Scout shows traits of loyalty throughout To Kill a Mockingbird. She stands up for her father several times during the novel, and she is particularly loyal to her brother, Jem, and her romantic interest, Dill. Examples include:
DILL RUNS AWAY (Chapter 14). When Dill decided to run away from his home in Meridian, Mississippi, he made the long trip to Maycomb. Scout discovered him one night under her bed. She was taken back when Jem decided to betray their trust and tell Atticus; Scout certainly had no plans to rat him out, and she was not happy with her brother.
We left him without a word... (but) Since things appeared to have worked out pretty well, Dill and I decided to be civil to Jem.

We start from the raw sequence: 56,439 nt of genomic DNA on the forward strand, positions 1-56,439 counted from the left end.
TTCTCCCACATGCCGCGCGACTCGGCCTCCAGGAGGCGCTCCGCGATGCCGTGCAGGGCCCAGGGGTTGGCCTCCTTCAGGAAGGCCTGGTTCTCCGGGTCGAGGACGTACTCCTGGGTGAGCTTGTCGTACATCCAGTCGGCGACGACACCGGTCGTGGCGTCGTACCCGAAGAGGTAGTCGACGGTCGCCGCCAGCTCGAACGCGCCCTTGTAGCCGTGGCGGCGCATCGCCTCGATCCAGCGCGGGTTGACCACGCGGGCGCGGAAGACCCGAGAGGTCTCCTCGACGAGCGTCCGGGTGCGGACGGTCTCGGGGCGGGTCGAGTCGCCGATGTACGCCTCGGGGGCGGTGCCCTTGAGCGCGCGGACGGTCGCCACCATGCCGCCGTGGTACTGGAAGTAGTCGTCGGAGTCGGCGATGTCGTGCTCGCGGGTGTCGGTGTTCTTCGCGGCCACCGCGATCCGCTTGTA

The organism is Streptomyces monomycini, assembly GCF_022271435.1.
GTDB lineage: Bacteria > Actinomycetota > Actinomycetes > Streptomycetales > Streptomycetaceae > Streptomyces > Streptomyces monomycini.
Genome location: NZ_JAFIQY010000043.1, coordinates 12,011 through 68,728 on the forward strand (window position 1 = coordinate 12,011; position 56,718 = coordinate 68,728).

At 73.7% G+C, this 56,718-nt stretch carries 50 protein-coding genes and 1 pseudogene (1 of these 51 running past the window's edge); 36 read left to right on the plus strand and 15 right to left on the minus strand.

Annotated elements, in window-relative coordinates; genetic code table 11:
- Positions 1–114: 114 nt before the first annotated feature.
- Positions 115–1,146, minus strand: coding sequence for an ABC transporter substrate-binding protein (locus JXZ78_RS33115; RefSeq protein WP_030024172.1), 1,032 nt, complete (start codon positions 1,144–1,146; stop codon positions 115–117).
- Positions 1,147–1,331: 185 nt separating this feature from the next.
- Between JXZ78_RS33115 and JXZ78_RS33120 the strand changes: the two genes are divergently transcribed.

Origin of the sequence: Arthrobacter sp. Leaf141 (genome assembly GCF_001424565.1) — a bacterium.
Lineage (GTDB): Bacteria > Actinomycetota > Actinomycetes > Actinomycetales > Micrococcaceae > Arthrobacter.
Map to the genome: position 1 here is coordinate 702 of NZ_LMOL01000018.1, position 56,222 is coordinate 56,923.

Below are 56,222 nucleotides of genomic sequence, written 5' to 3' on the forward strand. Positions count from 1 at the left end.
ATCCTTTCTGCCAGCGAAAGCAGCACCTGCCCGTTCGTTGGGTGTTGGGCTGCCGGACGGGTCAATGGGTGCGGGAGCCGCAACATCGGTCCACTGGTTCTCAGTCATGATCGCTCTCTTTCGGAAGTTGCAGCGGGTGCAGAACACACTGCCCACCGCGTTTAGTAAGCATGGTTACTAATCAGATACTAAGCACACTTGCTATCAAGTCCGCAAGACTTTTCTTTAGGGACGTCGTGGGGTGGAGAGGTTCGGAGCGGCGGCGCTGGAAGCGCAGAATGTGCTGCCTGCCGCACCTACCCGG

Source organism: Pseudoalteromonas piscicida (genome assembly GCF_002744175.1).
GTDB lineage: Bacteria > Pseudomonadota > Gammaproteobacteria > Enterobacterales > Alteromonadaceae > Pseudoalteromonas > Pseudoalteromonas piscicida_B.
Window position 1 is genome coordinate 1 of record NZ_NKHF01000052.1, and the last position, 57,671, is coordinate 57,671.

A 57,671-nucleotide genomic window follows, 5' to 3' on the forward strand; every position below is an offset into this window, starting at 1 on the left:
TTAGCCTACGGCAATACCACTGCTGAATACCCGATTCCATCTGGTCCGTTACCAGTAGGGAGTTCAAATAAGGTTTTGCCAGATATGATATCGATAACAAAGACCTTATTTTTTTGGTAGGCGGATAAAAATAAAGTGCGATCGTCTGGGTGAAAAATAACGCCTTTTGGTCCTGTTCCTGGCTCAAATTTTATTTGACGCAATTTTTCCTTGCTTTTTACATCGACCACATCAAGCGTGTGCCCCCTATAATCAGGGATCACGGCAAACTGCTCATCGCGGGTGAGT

JEM'S LOST PANTS (Chapter 6). When Jem decides to return to the Radley House to retrieve his lost pants, Scout threatens to tell Atticus. Jem threatens to kill her if she does. Despite her fear that Jem will be harmed by Boo, she lets Atticus sleep and Jem go alone back to the Radley's. It was a secret that the two would keep from Atticus--at least for a while.
I heard Atticus cough. I held my breath... There he was, returning to me.
DEFENDING ATTICUS AGAINST COUSIN FRANCIS (Chapter 9). Scout exhibits her pugilistic skills in high fashion when "I split my knuckle to the bone on his (Francis') front teeth." Francis had made the mistake of calling Atticus a "nigger-lover" and, although Scout admitted to her Uncle Jack that she wasn't sure what it meant,
"(I'll) tell you one thing right now, Uncle Jack, I'll be--I swear before God if I'll sit there and let him say somethin' about Atticus."